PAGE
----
Psychiatric Comorbidity Associated With Pathological Gambling

Psychiatric Comorbidity Associated With Pathological Gambling

Gambling has become a major recreational activity in the United States. Formerly confined to a few states such as Nevada and New Jersey, legal gambling opportunities have exploded across the nation in the past 2 decades. Some form of legalized gambling now exists in all but 2 states: 37 have lotteries, and 27 have casino gambling. Recent estimates indicate that 70% to 90% of North Americans have engaged in some form of gambling.1 Between 1974 and 1997, gambling expenditures more than doubled as a percentage of personal income.

Although disordered gambling has been recognized for centuries, criteria for pathological gambling (PG) were first specified in 1980 in DSM-III. Although categorized as an impulse control disorder (ICD), the current criteria are patterned after those used for substance dependencies and emphasize the features of tolerance and withdrawal, both of which have been described in persons with PG and in those with substance dependence.2 Ten specific maladaptive behaviors are enumerated, and 5 or more are required for the diagnosis.


Although most persons gamble responsibly, approximately 5.5% of those in the general population are problematic gamblers.3 PG—the most severe form of problematic gambling—affects 1% to 2% of the adult general population. These figures suggest that more than 2 million Americans suffer from PG; roughly twice that many have gambling-related difficulties but do not meet DSM-IV criteria.4,5 There is evidence that the prevalence of PG is increasing along with the ever-expanding availability of gambling venues.6-8

One-quarter to one-third of all persons with PG are women, but the gap is narrowing.9 (See the case vignette.) Women tend to begin gambling later in life, often in their early 30s, compared with men who start in their late teens or early 20s. Women tend to have a more rapid progression to PG.10,11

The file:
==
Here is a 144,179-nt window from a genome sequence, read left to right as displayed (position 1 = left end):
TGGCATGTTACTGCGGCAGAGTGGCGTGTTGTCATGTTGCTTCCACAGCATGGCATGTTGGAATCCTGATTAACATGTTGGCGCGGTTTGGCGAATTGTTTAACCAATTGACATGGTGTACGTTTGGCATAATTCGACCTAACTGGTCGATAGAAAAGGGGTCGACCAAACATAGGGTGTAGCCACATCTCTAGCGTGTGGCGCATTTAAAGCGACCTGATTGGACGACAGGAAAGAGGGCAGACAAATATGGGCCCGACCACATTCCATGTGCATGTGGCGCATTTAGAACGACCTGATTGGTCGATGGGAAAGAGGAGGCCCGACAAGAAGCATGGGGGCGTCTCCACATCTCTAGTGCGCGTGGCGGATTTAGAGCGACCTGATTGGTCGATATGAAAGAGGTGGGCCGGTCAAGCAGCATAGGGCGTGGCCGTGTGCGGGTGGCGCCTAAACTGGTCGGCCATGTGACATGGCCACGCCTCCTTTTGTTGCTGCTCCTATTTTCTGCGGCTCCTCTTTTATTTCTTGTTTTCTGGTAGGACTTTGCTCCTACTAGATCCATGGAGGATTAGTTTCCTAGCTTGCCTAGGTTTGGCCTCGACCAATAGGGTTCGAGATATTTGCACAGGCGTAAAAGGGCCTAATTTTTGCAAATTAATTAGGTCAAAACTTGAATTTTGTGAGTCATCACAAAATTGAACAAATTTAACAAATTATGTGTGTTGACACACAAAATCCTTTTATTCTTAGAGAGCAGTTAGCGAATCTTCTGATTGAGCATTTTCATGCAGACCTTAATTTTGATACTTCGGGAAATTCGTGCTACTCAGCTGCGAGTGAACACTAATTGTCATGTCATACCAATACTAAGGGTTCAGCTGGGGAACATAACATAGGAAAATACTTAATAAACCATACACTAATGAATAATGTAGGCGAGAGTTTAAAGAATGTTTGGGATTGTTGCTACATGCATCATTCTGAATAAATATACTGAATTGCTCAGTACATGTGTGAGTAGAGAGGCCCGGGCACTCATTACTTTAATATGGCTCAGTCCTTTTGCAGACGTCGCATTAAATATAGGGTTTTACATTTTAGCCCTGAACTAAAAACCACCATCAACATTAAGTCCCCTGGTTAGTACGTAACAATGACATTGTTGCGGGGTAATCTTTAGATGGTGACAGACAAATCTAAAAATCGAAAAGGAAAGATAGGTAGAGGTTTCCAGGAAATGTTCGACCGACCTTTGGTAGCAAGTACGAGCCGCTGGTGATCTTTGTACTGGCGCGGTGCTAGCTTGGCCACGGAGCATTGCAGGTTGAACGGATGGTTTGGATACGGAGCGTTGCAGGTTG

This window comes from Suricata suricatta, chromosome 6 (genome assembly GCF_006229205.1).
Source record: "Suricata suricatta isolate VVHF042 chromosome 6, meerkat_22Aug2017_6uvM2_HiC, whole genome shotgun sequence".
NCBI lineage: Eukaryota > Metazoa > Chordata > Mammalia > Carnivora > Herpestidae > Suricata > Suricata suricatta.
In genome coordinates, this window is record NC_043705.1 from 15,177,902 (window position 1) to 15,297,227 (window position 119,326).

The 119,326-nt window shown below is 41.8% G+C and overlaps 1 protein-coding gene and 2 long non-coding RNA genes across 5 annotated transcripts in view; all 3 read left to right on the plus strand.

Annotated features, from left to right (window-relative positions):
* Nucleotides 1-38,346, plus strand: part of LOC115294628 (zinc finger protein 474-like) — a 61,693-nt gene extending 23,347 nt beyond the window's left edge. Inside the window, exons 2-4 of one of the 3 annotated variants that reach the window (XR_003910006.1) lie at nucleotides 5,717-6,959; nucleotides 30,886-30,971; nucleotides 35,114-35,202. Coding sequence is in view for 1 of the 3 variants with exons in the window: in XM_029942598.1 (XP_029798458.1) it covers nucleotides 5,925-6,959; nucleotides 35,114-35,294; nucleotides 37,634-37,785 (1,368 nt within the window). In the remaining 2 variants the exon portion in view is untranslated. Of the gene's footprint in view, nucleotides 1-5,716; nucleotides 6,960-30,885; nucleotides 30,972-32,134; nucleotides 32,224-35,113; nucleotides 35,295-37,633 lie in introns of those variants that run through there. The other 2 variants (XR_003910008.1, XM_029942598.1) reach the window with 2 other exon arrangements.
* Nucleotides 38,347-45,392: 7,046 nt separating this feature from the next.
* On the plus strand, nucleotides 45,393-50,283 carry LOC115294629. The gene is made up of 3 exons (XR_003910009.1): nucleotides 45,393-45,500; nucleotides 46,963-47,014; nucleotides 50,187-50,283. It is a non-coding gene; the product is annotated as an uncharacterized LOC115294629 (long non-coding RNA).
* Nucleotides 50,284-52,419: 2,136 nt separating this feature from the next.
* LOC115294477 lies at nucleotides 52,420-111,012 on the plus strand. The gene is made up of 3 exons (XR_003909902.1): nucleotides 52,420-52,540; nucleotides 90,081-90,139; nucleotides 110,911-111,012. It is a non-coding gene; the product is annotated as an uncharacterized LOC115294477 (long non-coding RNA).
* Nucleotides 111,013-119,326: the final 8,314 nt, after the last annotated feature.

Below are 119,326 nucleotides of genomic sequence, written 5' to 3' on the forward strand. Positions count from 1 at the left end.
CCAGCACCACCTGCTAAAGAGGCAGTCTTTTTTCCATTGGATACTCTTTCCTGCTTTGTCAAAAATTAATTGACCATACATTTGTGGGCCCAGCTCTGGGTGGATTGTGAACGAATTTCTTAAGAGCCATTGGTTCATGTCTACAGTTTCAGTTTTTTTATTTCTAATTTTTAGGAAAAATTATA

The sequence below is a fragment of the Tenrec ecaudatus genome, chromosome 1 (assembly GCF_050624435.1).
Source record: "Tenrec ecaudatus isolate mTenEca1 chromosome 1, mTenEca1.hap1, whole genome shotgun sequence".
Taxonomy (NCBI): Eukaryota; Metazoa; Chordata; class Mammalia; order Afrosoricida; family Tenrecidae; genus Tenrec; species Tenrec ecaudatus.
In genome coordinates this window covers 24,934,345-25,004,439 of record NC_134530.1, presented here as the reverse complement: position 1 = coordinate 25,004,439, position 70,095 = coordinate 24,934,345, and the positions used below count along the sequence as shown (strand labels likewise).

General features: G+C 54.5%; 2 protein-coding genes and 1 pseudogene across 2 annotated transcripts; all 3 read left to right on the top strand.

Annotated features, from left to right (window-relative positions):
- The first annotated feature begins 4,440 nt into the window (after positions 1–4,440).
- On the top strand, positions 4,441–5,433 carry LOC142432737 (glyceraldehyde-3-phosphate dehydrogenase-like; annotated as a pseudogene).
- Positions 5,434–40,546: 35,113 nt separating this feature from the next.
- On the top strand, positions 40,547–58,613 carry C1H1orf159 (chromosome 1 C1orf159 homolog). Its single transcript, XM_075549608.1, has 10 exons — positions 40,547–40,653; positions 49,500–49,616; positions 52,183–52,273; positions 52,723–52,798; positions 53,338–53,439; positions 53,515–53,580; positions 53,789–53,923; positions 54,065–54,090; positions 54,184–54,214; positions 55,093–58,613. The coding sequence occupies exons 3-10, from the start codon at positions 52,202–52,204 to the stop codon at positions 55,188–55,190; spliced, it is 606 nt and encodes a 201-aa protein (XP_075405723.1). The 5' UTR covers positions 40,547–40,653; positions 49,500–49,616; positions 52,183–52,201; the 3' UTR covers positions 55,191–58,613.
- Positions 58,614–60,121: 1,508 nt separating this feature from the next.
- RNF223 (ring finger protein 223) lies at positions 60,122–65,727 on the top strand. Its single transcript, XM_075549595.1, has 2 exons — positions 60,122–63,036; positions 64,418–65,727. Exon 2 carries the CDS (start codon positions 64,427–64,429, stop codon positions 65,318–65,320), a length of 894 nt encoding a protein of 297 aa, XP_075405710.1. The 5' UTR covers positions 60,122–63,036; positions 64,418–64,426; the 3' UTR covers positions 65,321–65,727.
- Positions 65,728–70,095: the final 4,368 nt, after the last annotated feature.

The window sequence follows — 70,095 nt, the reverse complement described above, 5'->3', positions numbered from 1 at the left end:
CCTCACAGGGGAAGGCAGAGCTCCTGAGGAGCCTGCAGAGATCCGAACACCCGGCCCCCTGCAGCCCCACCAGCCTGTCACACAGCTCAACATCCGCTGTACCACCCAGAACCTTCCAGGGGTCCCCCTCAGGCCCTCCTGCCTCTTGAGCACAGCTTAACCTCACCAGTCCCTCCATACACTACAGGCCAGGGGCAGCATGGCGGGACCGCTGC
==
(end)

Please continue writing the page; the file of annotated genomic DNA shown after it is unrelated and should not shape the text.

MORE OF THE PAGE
Special populations at risk for PG include adults with mental health or substance use disorders, persons who have been incarcerated, African Americans, and persons of lower socioeconomic status.12 However, the typical profile of a treatment-seeking gambler is one who is white, middle-aged, married, and employed, with a relatively low level of education.

Research has not empirically validated proposed subtypes, but the most widely discussed scheme is the distinction between “escape-seekers” and “sensation-seekers.”12,13 Escape-seekers are often older persons who gamble out of boredom or depression or to fill time, and they may choose passive forms of gambling, such as slot machines, lotteries, and scratch tickets. Sensation-seekers tend to be younger and prefer card games or table games, sports betting, or other gambling that involves some elements of skill and suspense.


PG is increasingly being recognized as a major public health problem. The greater attention focused on PG was spurred in part by a commission formed by President Clinton that documented its negative impact on individuals and society.4 PG is estimated to cost society approximately $5 billion per year and an additional $40 billion in lifetime costs for reduced productivity, social services, and creditor losses.4 The disorder impairs quality of life,14 and is associated with comorbid psychiatric disorders, psychosocial impairment, and suicide.15,16 Family-related problems include financial distress, child and spousal abuse, and separation and divorce.17


Psychiatric comorbidity is the rule, not the exception, for persons with PG. Clinicians who assess and treat these individuals benefit from understanding the scope and direction of these associations. In addition to evaluating the person’s gambling behavior and its considerable impact on their lives, clinicians need to thoroughly assess current and lifetime psychiatric comorbidity. The following case vignette illustrates how PG and depression can intertwine.18

Case Vignette

Mary, a 42-year-old accountant, had gambled recreationally for years. She had a history of depressive disorder and had brief contacts with a mental health center because of depression and marital discord. At age 38, she became hooked on casino slot machines. Her interest in gambling gradually escalated and, within a year, Mary was gambling during most business days.